But speaking of a social life, another reason to run in these things is the hotties in tight running shorts. It’s not that I have a preference for a certain body type, I don’t, but any athletic woman in tight running shorts just looks amazing, like the one standing in front of me right now, in a blue sports bra and black shorts, with a few visible tattoos, including one kind of flowery design on the back of her neck. Lovely. Unfortunately, running is like writing and tends to be a solitary activity except for tribal gatherings like this. How then shall I meet one of these fit lasses?

But now we’re gathering for the start. I don’t pretend to even think I’ll be fast, so I go towards the middle. There’s maybe 50 of us, maybe a little more, but it’s one of the smallest groups I’ve run in. The marathoners and half-marathoners and the 50Kers will be starting later. For at least a couple hours it’ll just be us and whatever 100 Milers we come across. Us ultramarathoners are running a different route, of about 16.6 miles. The 100 Milers will run it six times. Us, three. With the 100Kers and 50Kers taking special short cuts on their respective last loops.

The Running Fit owner counts us down and we’re off! Up a gravel road, past tents and some port-o-potties and then cut into the woods on a trail. There’s surprisingly not a lot of jockying for position, at least not back here. And the trail is muddy. And I mean muddy. Like, basically no traction muddy. Like, in danger of falling on my face muddy. I hear exclamations of surprise and frustration all around. We’re running through puddles, and now it starts to pour. If my VFFs were damp before, they’re now soaked.

Weirdly, when I look back, the whole back half of the runners seems to have vanished, I guess totally slowed down by the mud and rain. And, after passing a couple of people on muddy downhills, where I just go balls out, I find myself alone in the woods. Like, after five minutes. Everyone ahead seems to have vanished. I can’t see any lights. And no lights behind me. If it weren’t for the plethora of pink flags on the trail I would think I’d taken a wrong turn at Albuquerque or something. I’ve never seen runners dispersed out so quickly.

I hear someone catch up to me and take a quick look back. It’s the lovely from in front of me at the start. I try to make a joke about how I’m glad I’m not the only one out here and she says nothing, so I take that as a hint that she doesn’t want to partake in race banter. She follows behind me for a while and seems to be going pretty strong, so I kind of scoot to the right when the trail widens a little and tell she can go ahead and pass me if she wants, but she says, “No I’m alright.”

So we run like that, even when we pop out onto the sandy bike/horse trail straight-away that I remember from last year. I pick up my pace a little bit, while still trying to keep a good running form, and she stay right behind me, which feels weird, since the trail is wide enough for about four runners. I normally don’t like when people ride right behind me, but since she’s so attractive it doesn’t annoy me, just confuses me, as women are wont to do. I try to start a convo, just basic questions like if she’s run this before, and where she’s from, which, alas, is like two hours from me. Sigh. She just gives short monosyllabic answers, so I don’t want to seem like the overly-talkative guy trying to hit on her (even though I guess I am), so I just keep running and she keeps right behind me.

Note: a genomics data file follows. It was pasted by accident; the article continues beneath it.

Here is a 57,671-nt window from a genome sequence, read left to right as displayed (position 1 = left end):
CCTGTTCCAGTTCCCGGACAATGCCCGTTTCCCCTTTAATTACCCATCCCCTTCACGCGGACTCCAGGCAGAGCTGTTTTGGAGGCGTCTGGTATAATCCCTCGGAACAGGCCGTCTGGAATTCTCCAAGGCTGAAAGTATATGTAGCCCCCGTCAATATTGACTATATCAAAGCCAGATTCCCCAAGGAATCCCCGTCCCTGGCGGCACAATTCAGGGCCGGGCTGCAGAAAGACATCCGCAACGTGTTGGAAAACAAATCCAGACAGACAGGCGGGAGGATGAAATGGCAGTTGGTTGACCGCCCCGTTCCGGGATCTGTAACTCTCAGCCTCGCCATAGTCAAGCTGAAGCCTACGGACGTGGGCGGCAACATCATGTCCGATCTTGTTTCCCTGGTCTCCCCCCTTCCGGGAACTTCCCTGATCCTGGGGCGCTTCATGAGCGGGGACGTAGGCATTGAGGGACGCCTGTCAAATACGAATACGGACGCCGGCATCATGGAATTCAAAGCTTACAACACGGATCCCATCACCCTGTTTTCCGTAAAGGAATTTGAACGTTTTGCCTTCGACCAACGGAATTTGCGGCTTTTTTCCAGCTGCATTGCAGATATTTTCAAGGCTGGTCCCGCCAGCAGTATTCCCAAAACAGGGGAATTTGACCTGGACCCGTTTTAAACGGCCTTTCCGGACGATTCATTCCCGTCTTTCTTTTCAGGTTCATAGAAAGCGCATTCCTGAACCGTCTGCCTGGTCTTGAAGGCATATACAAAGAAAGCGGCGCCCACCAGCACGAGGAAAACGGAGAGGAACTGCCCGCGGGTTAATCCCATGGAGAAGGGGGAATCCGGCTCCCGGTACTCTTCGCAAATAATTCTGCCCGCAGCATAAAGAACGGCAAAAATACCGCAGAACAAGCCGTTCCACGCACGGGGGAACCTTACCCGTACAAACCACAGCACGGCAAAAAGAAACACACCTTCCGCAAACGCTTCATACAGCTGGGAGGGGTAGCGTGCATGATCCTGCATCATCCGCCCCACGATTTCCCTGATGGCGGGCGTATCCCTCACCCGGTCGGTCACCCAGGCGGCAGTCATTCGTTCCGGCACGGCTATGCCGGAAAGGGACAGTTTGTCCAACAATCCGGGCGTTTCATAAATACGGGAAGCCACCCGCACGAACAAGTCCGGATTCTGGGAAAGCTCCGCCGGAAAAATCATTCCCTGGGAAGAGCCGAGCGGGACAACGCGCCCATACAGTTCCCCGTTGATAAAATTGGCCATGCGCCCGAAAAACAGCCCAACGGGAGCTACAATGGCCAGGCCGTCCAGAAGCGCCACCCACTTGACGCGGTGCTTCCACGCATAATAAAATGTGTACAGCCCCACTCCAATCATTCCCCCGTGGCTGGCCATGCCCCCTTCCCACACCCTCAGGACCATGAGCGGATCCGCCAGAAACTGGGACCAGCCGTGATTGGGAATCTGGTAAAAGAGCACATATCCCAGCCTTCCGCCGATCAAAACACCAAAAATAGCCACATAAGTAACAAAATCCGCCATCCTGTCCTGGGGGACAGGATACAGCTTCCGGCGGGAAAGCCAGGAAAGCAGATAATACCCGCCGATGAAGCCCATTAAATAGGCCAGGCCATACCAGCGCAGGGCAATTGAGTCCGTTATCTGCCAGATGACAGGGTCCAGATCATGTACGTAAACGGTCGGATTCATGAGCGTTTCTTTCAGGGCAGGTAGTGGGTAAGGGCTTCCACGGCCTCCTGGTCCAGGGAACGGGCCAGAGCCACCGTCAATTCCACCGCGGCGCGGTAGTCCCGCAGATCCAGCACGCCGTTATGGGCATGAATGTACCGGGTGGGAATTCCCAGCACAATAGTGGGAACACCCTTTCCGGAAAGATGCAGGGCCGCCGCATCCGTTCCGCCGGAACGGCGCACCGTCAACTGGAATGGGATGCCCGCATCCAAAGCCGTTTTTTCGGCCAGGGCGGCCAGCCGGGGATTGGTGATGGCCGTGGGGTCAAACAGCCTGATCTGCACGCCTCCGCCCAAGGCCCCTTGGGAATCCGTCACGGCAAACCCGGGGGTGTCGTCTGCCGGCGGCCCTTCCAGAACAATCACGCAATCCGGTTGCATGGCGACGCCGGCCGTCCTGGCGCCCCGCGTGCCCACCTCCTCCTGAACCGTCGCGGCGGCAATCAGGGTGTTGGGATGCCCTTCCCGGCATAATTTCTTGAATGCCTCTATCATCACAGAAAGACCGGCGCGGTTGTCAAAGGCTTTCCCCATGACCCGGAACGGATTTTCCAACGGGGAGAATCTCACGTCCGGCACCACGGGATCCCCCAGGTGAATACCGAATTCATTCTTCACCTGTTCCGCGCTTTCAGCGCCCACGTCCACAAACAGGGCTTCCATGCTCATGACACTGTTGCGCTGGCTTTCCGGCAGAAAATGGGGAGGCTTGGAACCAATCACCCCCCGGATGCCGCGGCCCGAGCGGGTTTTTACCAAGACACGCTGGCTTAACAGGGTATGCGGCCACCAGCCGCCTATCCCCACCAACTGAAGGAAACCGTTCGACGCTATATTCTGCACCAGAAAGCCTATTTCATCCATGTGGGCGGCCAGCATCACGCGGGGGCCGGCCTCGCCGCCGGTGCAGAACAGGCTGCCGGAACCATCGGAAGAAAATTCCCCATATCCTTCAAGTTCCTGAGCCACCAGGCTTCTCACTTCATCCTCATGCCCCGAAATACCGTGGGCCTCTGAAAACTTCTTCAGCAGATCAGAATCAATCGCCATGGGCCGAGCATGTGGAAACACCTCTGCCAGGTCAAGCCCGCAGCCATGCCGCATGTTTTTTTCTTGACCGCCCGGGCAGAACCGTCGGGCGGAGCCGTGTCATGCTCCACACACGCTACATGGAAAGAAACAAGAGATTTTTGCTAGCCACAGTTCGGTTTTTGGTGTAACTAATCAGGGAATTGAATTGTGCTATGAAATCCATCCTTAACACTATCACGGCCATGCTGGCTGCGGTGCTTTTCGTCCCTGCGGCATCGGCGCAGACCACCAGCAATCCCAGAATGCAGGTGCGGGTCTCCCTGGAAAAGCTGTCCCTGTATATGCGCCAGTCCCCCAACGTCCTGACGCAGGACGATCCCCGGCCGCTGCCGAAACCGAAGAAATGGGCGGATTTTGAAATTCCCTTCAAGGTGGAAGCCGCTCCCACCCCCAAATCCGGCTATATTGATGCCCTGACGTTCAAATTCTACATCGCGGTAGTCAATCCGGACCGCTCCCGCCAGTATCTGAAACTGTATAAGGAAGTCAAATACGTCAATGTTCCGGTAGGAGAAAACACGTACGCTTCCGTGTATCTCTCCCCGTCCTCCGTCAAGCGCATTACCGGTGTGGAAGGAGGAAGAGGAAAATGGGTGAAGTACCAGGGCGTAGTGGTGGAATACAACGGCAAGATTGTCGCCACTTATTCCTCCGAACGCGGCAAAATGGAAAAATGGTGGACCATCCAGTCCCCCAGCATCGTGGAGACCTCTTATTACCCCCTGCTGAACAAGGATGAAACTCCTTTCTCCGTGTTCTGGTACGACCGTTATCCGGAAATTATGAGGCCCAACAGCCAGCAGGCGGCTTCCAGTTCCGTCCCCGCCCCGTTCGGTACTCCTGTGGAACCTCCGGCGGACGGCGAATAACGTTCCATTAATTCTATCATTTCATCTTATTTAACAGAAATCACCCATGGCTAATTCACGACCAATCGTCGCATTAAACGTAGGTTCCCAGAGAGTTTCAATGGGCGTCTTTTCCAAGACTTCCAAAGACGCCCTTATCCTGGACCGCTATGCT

We do encounter other people finally. One guy we catch up to, who’s driven over from Wisconsin to do this. Another comes up on us and runs with us for a while. Also, we’re starting to find 100 Milers, who are somewhere in the later stages of their races, and now walking like zombies, all of them with plastic parkas that the race officials must have given them. I say hello to all of them, and they do reply, but they have that look, that exhausted-beyond-coherence look. I ask one guy if it’s been raining on them all night, and he says, ‘Yup.’ Wow. That’s a long cold night.

The bike path route keeps going for the marathoners and co., but for us ultramarathoners it cuts left back on a trail into the woods. The guy eventually passes both of us, though we follow him for a while.

The course is wonderful, especially now. Just so quiet. Though I don’t like getting up early, now that I’m out and running my body feels electric. Birds are starting to wake up, but mostly what I hear is the rain, falling on the leave and trees and ground. And me. This section of trail is more sandy, so it’s nice and soft without any loss of traction. The rain feels good on my face, and I like the musty wet forest smell.

I have no idea how many miles I’ve run, and I’m trying not to look at my watch timer, just to run for now. We get to the first Aid Station, a big tent seemingly in the middle of nowhere, but with a big table full of drinks and nibbles. I make sure to have a couple Gatorades, and then to eat both a piece of potato dipped in salt and a couple banana pieces, trying to keep that salt/potassium intake going, even, and maybe especially, at the beginning stages.